Globalfoundries, the world’s second largest contract maker of semiconductors, is expected to apply for permission to build the second module for its Fab 8 in Saratoga County, New York, this week. The formal permission, if granted, does not mean that Globalfoundries will actually start construction of a new factory any time soon, but points to the fact that the company is serious about expansion in foreseeable future.
GlobalFoundries is expected to file an application this week to expand its Fab 8 complex in Luther Forest Technology Campus (LFTC), reports the BusinessReview web-site. The contract maker of chips has not yet committed to building the fab, but filing the application with the town of Malta lays the regulatory groundwork in case GlobalFoundries finds out it needs additional capacity to manufacture chips for its clients.
“A lot of complex factors go into determining whether we need to build a second production facility. That’s really the name of the game – having the right capacity at the right time to meet our customers’ needs,” said Travis Bullard, a spokesman for Globalfoundries.
Speaking at a conference dedicated to Globalfoundries’ new Technology Development Center (TDC), which will be located adjacent to the company’s Fab 8 and will cost $2 billion, Ajit Manocha, chief executive officer of the company, said that the company would continue to expand its presence in LFTC. One of the projects that the leading contract maker of chips is thinking of is Fab 8 module 2, which is projected to cost whopping $10 million.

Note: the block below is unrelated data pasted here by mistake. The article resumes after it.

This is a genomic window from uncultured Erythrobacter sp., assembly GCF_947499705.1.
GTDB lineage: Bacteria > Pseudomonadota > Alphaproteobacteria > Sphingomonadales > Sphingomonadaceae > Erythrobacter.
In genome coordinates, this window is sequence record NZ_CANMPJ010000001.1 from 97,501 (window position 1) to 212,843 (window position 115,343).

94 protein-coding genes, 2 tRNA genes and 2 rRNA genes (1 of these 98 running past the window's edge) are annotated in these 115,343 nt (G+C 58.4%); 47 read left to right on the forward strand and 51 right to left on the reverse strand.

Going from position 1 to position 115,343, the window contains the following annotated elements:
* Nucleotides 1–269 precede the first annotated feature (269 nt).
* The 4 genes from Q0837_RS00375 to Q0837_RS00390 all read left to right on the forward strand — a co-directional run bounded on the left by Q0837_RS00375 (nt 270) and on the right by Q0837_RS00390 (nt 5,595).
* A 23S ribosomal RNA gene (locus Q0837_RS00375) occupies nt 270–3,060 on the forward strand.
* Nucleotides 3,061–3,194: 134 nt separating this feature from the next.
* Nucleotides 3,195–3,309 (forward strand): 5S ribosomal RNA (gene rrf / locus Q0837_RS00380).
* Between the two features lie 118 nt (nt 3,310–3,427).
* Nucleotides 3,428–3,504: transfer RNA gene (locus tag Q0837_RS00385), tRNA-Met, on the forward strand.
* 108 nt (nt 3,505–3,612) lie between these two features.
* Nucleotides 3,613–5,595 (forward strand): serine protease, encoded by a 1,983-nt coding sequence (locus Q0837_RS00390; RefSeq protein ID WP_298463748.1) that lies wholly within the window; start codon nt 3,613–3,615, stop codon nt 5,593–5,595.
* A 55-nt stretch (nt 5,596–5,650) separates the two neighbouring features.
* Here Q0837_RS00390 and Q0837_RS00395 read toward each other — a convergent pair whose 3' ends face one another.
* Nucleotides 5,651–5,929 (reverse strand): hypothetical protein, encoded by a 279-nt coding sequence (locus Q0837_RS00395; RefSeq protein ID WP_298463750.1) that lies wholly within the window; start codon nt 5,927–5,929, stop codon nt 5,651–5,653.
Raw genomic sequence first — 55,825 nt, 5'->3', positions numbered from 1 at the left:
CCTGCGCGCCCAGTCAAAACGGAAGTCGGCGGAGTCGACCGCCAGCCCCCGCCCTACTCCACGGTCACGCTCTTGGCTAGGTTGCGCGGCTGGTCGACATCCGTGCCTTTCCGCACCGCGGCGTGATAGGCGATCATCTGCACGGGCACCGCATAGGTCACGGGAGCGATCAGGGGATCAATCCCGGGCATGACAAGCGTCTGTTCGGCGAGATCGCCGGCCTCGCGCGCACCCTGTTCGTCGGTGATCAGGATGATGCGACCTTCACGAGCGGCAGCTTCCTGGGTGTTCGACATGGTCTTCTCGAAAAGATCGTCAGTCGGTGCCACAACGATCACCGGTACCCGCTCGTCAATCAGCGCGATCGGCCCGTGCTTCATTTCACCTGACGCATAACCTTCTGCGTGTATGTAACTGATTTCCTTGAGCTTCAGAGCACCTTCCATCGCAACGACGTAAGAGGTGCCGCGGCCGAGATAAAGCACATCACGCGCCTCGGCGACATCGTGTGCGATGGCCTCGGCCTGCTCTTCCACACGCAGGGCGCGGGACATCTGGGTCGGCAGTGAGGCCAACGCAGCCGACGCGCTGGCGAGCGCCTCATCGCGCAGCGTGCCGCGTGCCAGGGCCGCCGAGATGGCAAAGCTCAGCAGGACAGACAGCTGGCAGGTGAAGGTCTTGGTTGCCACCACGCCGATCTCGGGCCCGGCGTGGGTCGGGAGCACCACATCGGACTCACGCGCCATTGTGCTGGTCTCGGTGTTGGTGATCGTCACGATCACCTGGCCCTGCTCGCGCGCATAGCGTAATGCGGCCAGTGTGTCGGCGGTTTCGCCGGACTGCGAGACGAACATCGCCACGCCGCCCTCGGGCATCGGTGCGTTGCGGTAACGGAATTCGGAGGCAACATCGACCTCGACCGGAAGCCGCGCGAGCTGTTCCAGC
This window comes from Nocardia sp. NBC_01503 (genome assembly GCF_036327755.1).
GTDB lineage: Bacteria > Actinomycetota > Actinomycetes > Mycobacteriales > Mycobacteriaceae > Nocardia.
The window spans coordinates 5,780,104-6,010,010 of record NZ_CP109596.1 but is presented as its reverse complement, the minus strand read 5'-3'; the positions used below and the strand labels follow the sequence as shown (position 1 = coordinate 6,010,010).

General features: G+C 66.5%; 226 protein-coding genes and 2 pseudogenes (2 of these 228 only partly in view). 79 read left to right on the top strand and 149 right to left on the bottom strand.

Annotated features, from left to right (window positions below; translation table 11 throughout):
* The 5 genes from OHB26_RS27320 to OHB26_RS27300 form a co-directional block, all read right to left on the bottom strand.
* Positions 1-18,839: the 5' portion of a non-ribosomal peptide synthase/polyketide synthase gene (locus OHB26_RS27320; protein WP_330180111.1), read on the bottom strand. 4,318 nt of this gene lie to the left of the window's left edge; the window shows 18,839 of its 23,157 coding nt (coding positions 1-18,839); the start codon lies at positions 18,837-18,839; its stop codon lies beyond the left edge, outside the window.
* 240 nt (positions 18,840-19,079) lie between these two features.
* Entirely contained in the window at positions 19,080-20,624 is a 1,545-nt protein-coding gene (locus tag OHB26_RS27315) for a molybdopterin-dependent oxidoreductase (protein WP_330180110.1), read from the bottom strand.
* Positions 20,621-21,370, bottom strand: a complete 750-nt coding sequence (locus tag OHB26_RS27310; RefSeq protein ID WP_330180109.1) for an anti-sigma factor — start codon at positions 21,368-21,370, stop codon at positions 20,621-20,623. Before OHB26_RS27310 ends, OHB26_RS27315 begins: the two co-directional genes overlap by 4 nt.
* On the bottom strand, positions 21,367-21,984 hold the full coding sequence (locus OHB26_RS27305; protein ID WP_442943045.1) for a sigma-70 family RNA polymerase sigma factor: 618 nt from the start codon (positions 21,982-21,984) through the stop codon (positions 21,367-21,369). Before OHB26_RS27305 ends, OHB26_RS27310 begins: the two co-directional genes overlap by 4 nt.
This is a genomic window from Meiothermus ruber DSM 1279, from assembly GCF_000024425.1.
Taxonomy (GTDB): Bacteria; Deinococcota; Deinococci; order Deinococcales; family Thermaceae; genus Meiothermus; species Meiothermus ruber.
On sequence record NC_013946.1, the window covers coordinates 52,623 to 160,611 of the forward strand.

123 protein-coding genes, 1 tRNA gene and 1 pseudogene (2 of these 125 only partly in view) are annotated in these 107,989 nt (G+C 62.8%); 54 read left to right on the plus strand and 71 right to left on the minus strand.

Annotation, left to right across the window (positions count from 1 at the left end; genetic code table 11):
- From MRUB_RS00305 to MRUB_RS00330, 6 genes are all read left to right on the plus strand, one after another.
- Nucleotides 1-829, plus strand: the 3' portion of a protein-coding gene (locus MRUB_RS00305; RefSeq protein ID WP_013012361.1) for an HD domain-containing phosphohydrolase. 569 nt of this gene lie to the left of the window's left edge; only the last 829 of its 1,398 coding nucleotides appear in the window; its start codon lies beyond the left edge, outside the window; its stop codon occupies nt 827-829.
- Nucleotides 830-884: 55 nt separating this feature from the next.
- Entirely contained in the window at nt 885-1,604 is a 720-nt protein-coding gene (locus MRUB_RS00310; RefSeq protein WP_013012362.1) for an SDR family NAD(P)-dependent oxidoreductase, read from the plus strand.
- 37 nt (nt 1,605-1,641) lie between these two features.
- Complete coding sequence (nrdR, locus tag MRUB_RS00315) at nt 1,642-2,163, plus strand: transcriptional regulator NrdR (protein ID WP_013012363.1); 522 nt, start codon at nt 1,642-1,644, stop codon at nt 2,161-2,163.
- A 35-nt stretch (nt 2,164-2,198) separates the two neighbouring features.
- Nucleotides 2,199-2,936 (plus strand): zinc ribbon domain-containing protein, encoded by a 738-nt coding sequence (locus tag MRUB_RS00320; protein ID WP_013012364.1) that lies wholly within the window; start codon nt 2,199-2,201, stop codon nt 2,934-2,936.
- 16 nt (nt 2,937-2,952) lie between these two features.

The cost of around $10 billion is significantly higher than the total investments into Fab 8 module 1 ($6.9 billion), which may either point to the fact that the new factory will be significantly larger than the current one or that it will be Globalfoundries’ first facility that processes 450mm wafers.
The land that Globalfoundries owns in the LFTC was acquired with several modules of the Fab 8 in mind, hence, it is not a surprise that the company is looking forward to build additional production capacities in the New York state as the demand for leading-edge chips is on the rise. However, as it appears, under the terms of the deal with the city of Malta, the total amount of fab-related activities at the Globalfoundries Fab 8 campus is limited to 980 000 square feet (91045m2) with no more than 2*300 000 of square feet (2*27871m2) of cleanroom space. Meanwhile, the Fab 8 module 1 already has footprint of around 491 054 square feet (45620m2) and contains 300 000 square feet (27871m2) of cleanroom space. The GlobalFoundries Fab 8 module one can produce 60 thousand 300mm wafers per month once fully completed in late 2013.
“As our business needs evolve and change, we want to make sure the PDD that governs how we can build on the site is flexible enough to meet the business’s needs,” added Mr. Bullard.